}
</script>
</body>
View the fourth sample.

The time for this test was 2043 Ms. The relative baseline test increased by 12%, up 2.5% from the last Test.

One of the improvements we're talking about here is very useful and, of course, a little bit cumbersome. When you need to create an element and then insert it into a tree structure, insert it directly into the trunk more efficiently----rather than inserting it into the large subtree first, and then inserting the large subtree into the trunk. For example, if you create a table with one column per row and some text in the column, you can do this:

1. Create <TR>

2. Create <TD>

3. Create Textnode Node

4. Insert Textnode into the <TD>

5. Insert <TD> into <TR>

6. Insert <TR> into tbody

When it is slower than the following method:

1. Create <TR>

2. Create <TD>

3. Create Textnode

4. Insert <TR> into tbody

5. Insert <TD> into <TR>

6. Insert Textnode into <TD>

The previous four tests were used in the first method. We used the latter method for the 5th time test. The code is as follows:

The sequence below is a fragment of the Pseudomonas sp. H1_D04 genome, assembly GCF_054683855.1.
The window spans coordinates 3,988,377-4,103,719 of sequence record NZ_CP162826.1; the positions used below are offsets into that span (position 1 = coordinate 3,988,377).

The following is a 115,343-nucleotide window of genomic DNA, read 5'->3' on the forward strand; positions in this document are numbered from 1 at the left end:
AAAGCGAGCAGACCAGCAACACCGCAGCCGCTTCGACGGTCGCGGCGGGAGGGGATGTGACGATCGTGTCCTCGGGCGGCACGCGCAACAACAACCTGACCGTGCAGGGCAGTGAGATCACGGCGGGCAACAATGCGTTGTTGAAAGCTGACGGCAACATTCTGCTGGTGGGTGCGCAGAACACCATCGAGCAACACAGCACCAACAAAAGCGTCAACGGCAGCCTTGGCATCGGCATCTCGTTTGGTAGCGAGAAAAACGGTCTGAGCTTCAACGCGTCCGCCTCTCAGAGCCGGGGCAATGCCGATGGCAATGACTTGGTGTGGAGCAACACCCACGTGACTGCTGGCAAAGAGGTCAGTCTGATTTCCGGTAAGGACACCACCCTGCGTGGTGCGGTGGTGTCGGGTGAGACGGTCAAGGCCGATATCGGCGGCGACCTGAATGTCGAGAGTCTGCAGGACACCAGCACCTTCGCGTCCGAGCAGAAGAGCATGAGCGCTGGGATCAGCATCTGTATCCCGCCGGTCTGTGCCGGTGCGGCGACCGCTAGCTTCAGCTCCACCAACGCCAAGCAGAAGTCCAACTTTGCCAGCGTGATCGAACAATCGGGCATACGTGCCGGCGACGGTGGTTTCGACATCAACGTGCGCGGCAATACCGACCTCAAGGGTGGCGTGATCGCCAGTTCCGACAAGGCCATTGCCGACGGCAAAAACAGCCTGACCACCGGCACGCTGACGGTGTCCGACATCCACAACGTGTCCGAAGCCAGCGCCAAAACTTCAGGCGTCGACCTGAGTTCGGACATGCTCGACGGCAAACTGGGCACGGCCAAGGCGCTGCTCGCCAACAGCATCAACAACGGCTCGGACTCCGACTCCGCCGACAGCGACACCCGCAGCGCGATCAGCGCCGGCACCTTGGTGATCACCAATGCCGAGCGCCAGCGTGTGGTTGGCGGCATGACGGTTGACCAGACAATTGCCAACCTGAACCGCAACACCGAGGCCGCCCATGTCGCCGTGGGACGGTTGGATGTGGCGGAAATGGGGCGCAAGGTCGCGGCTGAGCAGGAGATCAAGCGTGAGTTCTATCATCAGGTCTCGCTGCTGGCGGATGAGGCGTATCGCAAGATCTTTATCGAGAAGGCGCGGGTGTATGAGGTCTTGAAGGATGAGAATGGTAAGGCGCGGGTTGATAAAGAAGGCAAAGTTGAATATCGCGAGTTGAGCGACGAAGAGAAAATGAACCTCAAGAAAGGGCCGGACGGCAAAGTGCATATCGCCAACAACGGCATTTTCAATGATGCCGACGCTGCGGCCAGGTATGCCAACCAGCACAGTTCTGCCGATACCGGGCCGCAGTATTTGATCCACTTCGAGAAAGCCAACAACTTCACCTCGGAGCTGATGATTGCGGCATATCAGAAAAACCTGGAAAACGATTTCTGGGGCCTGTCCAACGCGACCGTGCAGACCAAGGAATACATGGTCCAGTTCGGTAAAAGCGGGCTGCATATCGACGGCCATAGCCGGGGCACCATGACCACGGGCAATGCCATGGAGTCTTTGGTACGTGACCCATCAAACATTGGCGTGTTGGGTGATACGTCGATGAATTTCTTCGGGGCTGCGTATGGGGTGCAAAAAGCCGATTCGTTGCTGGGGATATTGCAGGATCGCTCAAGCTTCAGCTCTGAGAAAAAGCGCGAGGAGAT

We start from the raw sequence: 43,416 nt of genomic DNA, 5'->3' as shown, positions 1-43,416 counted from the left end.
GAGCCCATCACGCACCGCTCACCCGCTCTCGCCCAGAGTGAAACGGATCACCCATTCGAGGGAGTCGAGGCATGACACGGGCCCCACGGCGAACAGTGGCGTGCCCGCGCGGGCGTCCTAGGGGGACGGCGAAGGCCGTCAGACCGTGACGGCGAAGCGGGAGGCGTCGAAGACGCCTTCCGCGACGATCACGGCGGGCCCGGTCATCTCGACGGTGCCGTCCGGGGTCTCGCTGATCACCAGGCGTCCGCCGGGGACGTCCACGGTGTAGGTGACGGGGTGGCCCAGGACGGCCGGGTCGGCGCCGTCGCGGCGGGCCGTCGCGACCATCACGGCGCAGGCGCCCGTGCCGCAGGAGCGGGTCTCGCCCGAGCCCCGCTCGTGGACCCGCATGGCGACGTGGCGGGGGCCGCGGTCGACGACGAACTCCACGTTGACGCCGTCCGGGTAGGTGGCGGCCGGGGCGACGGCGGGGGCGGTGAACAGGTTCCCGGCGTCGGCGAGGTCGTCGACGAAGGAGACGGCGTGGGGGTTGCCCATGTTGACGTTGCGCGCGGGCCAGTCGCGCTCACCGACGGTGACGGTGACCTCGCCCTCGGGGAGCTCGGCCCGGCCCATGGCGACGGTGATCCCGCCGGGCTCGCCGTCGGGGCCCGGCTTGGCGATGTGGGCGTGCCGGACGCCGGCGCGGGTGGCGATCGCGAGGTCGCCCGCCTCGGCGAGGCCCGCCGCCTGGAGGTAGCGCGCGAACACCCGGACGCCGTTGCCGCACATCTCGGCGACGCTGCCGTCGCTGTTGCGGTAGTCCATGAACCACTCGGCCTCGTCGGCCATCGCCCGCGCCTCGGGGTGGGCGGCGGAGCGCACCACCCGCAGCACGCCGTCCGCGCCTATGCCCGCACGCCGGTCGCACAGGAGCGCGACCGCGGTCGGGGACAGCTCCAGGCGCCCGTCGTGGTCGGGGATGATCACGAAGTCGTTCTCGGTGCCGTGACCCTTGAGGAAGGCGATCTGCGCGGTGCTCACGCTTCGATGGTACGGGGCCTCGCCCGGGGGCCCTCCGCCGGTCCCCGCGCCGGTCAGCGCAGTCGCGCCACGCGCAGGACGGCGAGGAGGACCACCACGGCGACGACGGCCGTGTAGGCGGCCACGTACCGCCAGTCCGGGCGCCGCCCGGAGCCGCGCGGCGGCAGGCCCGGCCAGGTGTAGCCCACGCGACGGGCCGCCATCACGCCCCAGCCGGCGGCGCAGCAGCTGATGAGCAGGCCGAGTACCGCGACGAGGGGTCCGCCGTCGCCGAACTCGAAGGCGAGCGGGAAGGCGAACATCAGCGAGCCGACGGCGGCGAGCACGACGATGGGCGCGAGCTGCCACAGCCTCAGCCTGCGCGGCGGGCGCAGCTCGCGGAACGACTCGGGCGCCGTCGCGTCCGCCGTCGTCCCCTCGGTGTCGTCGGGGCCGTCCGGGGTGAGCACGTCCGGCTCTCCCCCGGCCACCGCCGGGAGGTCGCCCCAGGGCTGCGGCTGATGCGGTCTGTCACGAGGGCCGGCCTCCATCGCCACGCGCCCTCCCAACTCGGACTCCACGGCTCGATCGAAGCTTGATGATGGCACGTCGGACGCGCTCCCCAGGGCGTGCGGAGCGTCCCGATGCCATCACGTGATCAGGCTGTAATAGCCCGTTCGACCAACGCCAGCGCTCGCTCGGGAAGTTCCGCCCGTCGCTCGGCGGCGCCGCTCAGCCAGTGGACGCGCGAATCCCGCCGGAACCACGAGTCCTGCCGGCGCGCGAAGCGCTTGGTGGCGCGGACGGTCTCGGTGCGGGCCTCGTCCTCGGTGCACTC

<body >
<script defer>
function init () {
var tbl, Tbody, TR, TD, Text, I, Max;
max = 1000;
var thedoc = document;
var thebody = thedoc.body;

TBL = Thedoc.createelement ("TABLE");
Tbl.border = "1";
Tbody = Thedoc.createelement ("tbody");
Tbl.insertbefore (tbody, NULL);
Thebody.insertbefore (TBL, NULL);
For (i=0 i<max; i++) {
TR = thedoc.createelement ("tr");
TD = Thedoc.createelement ("TD");
Text = Thedoc.createtextnode ("text");
Tbody.insertbefore (tr, NULL);
Tr.insertbefore (TD, NULL);
Td.insertbefore (text, NULL);
}
}
</script>
</body>
View the fifth sample.

TEST5 is only 1649ms. This was 25% higher than the last Test, almost 30% faster than the baseline.